Table of Contents | Previous Page | Next Page

Good Morning Doctor! - Chapter 18


I am inclined to feel that in spite of our handicaps in those early days, we doctors were better able to meet emergencies than we are today. For back in that time we knew that we had only ourselves to rely upon. Miles of mud, pouring rain, blinding snow, and poor roads practically isolated us with our patients.

Even the horse and buggy which took us to the sick had its advantages. Riding to and from our calls we had time for serious thought about our cases, for study of the situation from all angles. Now, speeding over the roads, listening to the jazz from the auto radio, we find ourselves in circumstances which are hardly conducive to serious contemplation!

Diverting just a moment from the true meaning of emergencies, I recall that in an examination at college one of the questions was: "If you were called to officiate in a case of confinement and found the right hand of the child presenting with the palm against the left thigh of the mother, thumb up, what would you do?" One classmate wrote: "I would take that little hand in mind and say, 'My child, you are in a serious predicament. I will send for Professor S (the man who was giving the examination) to come to our assistance.'"

Of course there was no Professor S to call for when we were out practicing. Our cases were our own responsibility; it was up to us to do the best when we could.

The ordinary farmhouse operation of that day required not only knowledge and skill in surgery but also ability to set up, as it were, a hospital in the home. Let me tell of one typical case.

I was called into the country to attend an old lady who was suffering form a strangulated hernia and who, I found, to have relief must submit to an operation. The nearest hospital was miles away; yet it could have been reached had not the patient refused to consent to the operation, unless it be performed in her own home.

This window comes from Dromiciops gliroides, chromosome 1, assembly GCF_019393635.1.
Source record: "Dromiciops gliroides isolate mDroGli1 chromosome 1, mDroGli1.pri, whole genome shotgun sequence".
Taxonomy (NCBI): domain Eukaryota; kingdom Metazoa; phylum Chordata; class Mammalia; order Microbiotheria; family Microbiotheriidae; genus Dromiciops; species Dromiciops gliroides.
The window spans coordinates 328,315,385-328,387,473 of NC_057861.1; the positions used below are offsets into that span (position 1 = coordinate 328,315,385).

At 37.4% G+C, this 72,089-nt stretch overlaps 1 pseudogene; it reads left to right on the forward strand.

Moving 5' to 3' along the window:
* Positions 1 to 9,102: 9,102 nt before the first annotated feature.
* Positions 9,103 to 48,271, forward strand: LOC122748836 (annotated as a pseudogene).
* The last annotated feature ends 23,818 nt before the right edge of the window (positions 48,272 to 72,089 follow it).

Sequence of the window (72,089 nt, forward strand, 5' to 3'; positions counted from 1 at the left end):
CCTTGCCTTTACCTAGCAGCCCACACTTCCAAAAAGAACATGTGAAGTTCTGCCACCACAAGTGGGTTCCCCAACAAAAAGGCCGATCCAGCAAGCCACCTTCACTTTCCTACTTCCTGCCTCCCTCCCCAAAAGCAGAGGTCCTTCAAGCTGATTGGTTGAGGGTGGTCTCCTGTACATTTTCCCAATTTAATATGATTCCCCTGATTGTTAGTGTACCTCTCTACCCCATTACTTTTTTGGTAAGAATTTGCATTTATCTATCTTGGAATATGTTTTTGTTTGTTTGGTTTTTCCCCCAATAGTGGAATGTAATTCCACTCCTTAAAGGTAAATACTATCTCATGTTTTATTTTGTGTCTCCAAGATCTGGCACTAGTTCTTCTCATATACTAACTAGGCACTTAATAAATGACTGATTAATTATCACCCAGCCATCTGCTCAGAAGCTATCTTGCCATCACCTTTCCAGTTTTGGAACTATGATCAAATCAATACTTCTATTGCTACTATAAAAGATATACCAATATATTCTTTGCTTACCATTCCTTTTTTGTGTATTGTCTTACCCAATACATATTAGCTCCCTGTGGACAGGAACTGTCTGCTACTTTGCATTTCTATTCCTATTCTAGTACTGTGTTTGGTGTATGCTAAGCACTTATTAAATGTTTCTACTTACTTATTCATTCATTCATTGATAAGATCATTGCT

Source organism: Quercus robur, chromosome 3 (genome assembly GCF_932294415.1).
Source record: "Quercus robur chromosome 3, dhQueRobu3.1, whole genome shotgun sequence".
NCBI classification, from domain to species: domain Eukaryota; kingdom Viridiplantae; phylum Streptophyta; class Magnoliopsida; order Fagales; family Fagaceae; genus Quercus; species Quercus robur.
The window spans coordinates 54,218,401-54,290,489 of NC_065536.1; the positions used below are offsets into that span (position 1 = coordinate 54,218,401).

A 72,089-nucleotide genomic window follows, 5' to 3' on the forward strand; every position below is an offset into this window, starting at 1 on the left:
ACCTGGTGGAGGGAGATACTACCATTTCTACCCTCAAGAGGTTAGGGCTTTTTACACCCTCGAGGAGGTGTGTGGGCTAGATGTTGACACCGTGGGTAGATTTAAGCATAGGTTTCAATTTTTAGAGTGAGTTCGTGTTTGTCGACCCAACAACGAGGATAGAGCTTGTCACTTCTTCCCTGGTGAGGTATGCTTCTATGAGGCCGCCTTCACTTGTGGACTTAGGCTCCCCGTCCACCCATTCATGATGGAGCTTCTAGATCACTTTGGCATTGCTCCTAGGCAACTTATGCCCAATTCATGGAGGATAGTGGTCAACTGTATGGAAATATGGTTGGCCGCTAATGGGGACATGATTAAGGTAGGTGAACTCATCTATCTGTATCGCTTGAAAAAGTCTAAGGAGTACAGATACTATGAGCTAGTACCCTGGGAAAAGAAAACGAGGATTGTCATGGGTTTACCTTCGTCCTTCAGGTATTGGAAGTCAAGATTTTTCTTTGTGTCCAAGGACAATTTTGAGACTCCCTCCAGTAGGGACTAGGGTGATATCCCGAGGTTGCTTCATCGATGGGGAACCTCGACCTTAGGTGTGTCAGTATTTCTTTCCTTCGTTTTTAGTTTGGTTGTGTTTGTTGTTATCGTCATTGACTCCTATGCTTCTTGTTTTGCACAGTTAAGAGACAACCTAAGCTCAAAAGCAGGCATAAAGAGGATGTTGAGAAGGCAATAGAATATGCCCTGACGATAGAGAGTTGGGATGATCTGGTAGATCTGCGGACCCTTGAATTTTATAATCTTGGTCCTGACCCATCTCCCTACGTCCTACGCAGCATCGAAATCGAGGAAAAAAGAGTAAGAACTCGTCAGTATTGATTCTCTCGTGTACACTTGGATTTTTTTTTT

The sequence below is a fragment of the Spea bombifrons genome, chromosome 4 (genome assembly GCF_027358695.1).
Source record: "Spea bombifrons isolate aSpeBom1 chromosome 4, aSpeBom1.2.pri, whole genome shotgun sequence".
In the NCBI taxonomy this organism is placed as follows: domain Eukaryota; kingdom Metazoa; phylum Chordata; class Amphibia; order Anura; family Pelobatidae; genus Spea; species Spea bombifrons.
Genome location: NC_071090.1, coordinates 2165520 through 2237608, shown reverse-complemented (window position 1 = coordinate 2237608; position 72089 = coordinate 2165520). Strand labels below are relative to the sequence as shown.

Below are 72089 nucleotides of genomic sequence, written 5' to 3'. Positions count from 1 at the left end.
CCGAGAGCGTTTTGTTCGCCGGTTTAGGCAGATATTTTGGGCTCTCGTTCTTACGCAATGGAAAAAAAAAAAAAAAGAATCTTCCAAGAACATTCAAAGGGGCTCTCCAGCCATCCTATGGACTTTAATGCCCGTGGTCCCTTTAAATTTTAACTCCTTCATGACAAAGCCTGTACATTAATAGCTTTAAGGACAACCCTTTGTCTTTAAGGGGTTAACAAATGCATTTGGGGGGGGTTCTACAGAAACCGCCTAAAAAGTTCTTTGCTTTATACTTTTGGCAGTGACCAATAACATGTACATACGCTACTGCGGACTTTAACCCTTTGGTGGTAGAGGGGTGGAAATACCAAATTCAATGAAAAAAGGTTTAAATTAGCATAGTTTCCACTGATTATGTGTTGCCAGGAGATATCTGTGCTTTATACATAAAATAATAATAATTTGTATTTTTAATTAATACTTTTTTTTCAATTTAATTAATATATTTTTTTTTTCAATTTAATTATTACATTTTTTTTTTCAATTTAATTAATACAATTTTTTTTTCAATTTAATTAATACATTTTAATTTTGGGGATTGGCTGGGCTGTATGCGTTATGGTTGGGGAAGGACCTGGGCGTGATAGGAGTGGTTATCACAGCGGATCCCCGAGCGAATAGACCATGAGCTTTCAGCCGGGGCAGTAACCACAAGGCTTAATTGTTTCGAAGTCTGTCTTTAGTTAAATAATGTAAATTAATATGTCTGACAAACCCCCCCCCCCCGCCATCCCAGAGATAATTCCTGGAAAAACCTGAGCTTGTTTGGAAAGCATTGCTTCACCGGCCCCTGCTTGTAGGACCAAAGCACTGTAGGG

That home consisted of three rooms, with the bedroom the only room in which there was sufficient light to operate. Among the various and sundry things in that room was an old hen hatching out some chicks under the bed. But that was a small matter.

We cleared the room, washed down the walls, scrubbed the floor, put the washboiler on the stove to sterilize, by boiling, the sheets, gowns, towels, gauze, and other linens to be used during the operation. Then the pans and instruments were sterilized by boiling.

For an operating table we used a dining table; and on the ceiling over the table we tacked wet sheets to prevent dust from falling into the wound.

After several hours of preparation, we covered a small table with a sterilized towel and laid out the instruments ready to work. The field of operation was prepared by scrubbing the skin with soap and water for ten minutes, then washing with alcohol, and finally with ether.

In the meantime, the patient had been anaesthetized by another physician and the nurse was at hand, prepared to assist me in the operation.

It had taken so much time to make ready for the operation that it was necessary to do the actual work by artificial light, a kerosene lamp in the hands of a member of the family. But that helper became so faint that he couldn't hold the lamp, and the nurse took it, leaving me to proceed without assistance.

I may add that without infection the patient made a fine recovery and that the old hen successfully hatched her brood.

  Version: World Wide Web Edition Copyright 1995 by Richard Rathe
  Created: October 1, 1995   Modified: July 5, 1999

Table of Contents | Previous Page | Next Page